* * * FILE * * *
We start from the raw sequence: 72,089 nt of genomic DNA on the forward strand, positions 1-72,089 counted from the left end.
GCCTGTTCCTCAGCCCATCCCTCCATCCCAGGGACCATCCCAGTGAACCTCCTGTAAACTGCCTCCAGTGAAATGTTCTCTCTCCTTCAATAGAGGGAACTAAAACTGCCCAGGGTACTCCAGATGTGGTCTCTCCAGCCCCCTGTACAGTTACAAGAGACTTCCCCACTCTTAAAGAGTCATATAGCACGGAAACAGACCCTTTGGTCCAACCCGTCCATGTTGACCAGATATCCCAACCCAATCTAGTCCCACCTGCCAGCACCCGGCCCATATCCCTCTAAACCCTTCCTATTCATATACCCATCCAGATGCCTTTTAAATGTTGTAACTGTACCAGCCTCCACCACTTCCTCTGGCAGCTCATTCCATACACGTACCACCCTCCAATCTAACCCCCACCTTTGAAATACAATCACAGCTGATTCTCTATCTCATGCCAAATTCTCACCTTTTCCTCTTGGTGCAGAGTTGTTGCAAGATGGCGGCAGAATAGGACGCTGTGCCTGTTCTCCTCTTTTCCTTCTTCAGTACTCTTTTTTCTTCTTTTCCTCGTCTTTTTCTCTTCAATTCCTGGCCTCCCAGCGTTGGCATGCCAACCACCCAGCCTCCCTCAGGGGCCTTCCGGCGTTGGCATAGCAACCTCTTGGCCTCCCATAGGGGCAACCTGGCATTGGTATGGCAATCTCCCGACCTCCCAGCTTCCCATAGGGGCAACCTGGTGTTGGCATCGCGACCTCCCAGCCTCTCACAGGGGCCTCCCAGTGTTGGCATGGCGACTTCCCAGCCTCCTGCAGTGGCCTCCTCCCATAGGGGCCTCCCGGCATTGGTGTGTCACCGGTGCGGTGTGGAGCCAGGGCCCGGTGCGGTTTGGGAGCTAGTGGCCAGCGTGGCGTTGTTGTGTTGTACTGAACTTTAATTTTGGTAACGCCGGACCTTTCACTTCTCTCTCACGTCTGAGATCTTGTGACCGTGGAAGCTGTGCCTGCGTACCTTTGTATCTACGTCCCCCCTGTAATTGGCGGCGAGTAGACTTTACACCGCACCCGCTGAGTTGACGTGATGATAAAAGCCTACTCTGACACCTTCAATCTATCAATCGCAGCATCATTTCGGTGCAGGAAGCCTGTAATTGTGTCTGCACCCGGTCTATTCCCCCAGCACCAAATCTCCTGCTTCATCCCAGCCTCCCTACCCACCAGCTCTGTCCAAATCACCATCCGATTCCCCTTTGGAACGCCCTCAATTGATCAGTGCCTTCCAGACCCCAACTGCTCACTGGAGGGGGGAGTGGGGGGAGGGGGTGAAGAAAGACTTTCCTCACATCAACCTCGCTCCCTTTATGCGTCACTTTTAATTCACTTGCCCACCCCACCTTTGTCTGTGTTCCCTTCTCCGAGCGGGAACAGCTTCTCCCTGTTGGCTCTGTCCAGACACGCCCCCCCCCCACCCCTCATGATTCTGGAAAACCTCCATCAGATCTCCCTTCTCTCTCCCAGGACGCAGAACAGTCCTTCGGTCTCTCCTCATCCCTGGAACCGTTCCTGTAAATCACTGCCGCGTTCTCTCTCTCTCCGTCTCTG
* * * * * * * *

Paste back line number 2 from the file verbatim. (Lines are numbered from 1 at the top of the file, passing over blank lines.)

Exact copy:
GCCTGTTCCTCAGCCCATCCCTCCATCCCAGGGACCATCCCAGTGAACCTCCTGTAAACTGCCTCCAGTGAAATGTTCTCTCTCCTTCAATAGAGGGAACTAAAACTGCCCAGGGTACTCCAGATGTGGTCTCTCCAGCCCCCTGTACAGTTACAAGAGACTTCCCCACTCTTAAAGAGTCATATAGCACGGAAACAGACCCTTTGGTCCAACCCGTCCATGTTGACCAGATATCCCAACCCAATCTAGTCCCACCTGCCAGCACCCGGCCCATATCCCTCTAAACCCTTCCTATTCATATACCCATCCAGATGCCTTTTAAATGTTGTAACTGTACCAGCCTCCACCACTTCCTCTGGCAGCTCATTCCATACACGTACCACCCTCCAATCTAACCCCCACCTTTGAAATACAATCACAGCTGATTCTCTATCTCATGCCAAATTCTCACCTTTTCCTCTTGGTGCAGAGTTGTTGCAAGATGGCGGCAGAATAGGACGCTGTGCCTGTTCTCCTCTTTTCCTTCTTCAGTACTCTTTTTTCTTCTTTTCCTCGTCTTTTTCTCTTCAATTCCTGGCCTCCCAGCGTTGGCATGCCAACCACCCAGCCTCCCTCAGGGGCCTTCCGGCGTTGGCATAGCAACCTCTTGGCCTCCCATAGGGGCAACCTGGCATTGGTATGGCAATCTCCCGACCTCCCAGCTTCCCATAGGGGCAACCTGGTGTTGGCATCGCGACCTCCCAGCCTCTCACAGGGGCCTCCCAGTGTTGGCATGGCGACTTCCCAGCCTCCTGCAGTGGCCTCCTCCCATAGGGGCCTCCCGGCATTGGTGTGTCACCGGTGCGGTGTGGAGCCAGGGCCCGGTGCGGTTTGGGAGCTAGTGGCCAGCGTGGCGTTGTTGTGTTGTACTGAACTTTAATTTTGGTAACGCCGGACCTTTCACTTCTCTCTCACGTCTGAGATCTTGTGACCGTGGAAGCTGTGCCTGCGTACCTTTGTATCTACGTCCCCCCTGTAATTGGCGGCGAGTAGACTTTACACCGCACCCGCTGAGTTGACGTGATGATAAAAGCCTACTCTGACACCTTCAATCTATCAATCGCAGCATCATTTCGGTGCAGGAAGCCTGTAATTGTGTCTGCACCCGGTCTATTCCCCCAGCACCAAATCTCCTGCTTCATCCCAGCCTCCCTACCCACCAGCTCTGTCCAAATCACCATCCGATTCCCCTTTGGAACGCCCTCAATTGATCAGTGCCTTCCAGACCCCAACTGCTCACTGGAGGGGGGAGTGGGGGGAGGGGGTGAAGAAAGACTTTCCTCACATCAACCTCGCTCCCTTTATGCGTCACTTTTAATTCACTTGCCCACCCCACCTTTGTCTGTGTTCCCTTCTCCGAGCGGGAACAGCTTCTCCCTGTTGGCTCTGTCCAGACACGCCCCCCCCCCACCCCTCATGATTCTGGAAAACCTCCATCAGATCTCCCTTCTCTCTCCCAGGACGCAGAACAGTCCTTCGGTCTCTCCTCATCCCTGGAACCGTTCCTGTAAATCACTGCCGCGTTCTCTCTCTCTCCGTCTCTG